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Alanis Obomsawin takes her 50th film in 50 years to TIFF

Alanis Obomsawin in Toronto. Photo by Barb Nahwegahbow

“Young people are leading the way. Their leadership and strength is beautiful and inspiring.” — Alanis Obomsawin

Making its world premiere in the Masters program at the 2017 Toronto International Film Festival is “Our People Will Be Healed”. It is the latest feature documentary by Montreal-based Abenaki filmmaker Alanis Obomsawin, her 50th film in 50 years of her legendary filmmaking.

The film takes audiences inside the Helen Betty Osborne Ininiw Education Resource Centre, an innovative N-12 school in the remote Cree community of Norway House, where educators and programs are helping First Nations children to learn and thrive, growing up strong and proud.

The school’s name honors a young woman from Norway House whose notorious 1971 murder was left ignored and unsolved for 16 years.

“Our People Will Be Healed,” from the National Film Board of Canada, provides a sobering look at the painful history endured by Cree people in northern Manitoba.

Yet it provides a hopeful vision for First Nations peoples, showing how improved education can save lives and change the future for Indigenous youth.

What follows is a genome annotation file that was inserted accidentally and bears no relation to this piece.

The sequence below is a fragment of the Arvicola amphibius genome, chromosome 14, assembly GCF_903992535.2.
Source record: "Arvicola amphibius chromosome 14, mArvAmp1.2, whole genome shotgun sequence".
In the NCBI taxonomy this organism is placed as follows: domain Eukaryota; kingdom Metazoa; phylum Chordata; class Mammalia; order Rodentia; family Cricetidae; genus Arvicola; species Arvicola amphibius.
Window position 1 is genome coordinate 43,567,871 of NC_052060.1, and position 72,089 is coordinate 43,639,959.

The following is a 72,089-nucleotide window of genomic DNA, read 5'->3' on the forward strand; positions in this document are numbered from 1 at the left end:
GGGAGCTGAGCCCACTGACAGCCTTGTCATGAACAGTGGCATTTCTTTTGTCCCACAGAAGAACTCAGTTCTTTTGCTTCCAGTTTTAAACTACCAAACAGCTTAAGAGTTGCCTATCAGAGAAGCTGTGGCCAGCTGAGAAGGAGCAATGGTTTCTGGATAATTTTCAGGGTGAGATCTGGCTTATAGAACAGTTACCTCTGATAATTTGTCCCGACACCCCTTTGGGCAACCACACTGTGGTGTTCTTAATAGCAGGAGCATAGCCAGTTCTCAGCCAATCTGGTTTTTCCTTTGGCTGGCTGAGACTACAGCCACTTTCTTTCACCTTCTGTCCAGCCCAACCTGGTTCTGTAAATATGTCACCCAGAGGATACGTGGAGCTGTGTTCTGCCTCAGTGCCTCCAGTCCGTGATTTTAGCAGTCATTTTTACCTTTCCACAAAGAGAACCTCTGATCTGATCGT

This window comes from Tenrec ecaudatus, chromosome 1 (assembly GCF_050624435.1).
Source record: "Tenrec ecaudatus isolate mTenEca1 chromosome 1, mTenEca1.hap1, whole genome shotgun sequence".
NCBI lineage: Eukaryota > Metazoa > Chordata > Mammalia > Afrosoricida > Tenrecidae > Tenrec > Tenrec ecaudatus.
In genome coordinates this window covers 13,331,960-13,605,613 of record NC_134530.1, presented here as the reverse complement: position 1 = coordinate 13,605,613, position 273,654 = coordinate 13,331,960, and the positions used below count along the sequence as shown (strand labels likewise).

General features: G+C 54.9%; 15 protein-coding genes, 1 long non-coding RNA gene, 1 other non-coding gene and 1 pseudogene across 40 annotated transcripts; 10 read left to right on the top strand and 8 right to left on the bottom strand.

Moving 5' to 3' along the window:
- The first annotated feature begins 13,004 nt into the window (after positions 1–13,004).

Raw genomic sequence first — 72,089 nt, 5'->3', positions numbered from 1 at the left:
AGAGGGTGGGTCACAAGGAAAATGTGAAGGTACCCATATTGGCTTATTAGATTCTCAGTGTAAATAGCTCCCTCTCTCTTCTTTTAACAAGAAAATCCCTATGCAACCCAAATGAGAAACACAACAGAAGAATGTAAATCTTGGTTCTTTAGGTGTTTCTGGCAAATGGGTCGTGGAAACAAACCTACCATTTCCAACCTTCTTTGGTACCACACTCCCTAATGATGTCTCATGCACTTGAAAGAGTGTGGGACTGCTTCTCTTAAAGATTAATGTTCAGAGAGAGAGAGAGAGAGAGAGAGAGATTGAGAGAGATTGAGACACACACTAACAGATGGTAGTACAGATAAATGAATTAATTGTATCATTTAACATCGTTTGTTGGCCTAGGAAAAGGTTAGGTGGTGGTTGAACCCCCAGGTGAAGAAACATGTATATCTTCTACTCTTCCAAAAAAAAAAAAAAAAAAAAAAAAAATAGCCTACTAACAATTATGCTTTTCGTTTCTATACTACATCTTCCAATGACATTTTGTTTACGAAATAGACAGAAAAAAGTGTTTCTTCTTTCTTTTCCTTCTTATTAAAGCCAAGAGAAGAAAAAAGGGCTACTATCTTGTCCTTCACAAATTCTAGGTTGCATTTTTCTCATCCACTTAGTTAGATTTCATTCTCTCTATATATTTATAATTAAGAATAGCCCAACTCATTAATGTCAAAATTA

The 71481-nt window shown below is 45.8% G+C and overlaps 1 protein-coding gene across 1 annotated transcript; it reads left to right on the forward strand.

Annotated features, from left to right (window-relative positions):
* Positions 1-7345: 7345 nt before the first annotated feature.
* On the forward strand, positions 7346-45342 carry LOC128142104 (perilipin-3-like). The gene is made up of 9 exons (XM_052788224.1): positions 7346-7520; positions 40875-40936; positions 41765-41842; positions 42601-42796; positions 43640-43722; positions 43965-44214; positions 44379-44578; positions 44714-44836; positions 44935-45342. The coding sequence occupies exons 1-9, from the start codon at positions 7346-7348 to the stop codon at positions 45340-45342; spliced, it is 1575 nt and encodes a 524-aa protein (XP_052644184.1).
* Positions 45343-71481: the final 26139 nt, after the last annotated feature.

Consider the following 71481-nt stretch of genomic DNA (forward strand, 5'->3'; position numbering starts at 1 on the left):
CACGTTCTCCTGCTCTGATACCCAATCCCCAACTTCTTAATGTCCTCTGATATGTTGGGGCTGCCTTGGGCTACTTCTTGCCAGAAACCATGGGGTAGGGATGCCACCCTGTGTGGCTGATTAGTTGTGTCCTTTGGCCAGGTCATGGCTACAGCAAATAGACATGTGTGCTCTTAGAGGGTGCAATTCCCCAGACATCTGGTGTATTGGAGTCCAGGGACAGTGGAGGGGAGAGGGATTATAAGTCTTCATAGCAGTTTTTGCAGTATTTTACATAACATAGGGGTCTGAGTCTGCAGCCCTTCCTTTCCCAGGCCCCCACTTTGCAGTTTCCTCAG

Children’s rights have been a central theme in much of Obomsawin’s body of work. “Our People Will Be Healed” is the latest in a cycle of films that began with her 2012 Donald Brittain award-winning “The People of the Kattawapiskak River” and continued with “Hi-Ho Mistahey!” (2013), “Trick or Treaty?” (2014) and “We Can’t Make the Same Mistake Twice” (2016).

It was Jordan River Anderson, a child from Norway House whose too-short life was marred by inadequate health care for a rare medical condition, who became a symbol in the fight for equal health and social services for First Nations, as documented in Obomsawin’s 2016 film.

Jordan will also be the subject of Obomsawin’s next film, her 51st, tentatively titled “Jordan’s Principle”.

For Obomsawin, this new film cycle represents a departure for her and for First Nations.

“Young people are leading the way. Their leadership and strength is beautiful and inspiring,” Obomsawin said. “We are on the road to a place we’ve never been before, to a new age for Indigenous peoples, and it is our youth who are leading us. This is what I am trying to show in these films.”

TIFF takes place from Sept. 7 to Sept 17. The scheduled show times for “Our People Will Be Healed” have yet to be announced.

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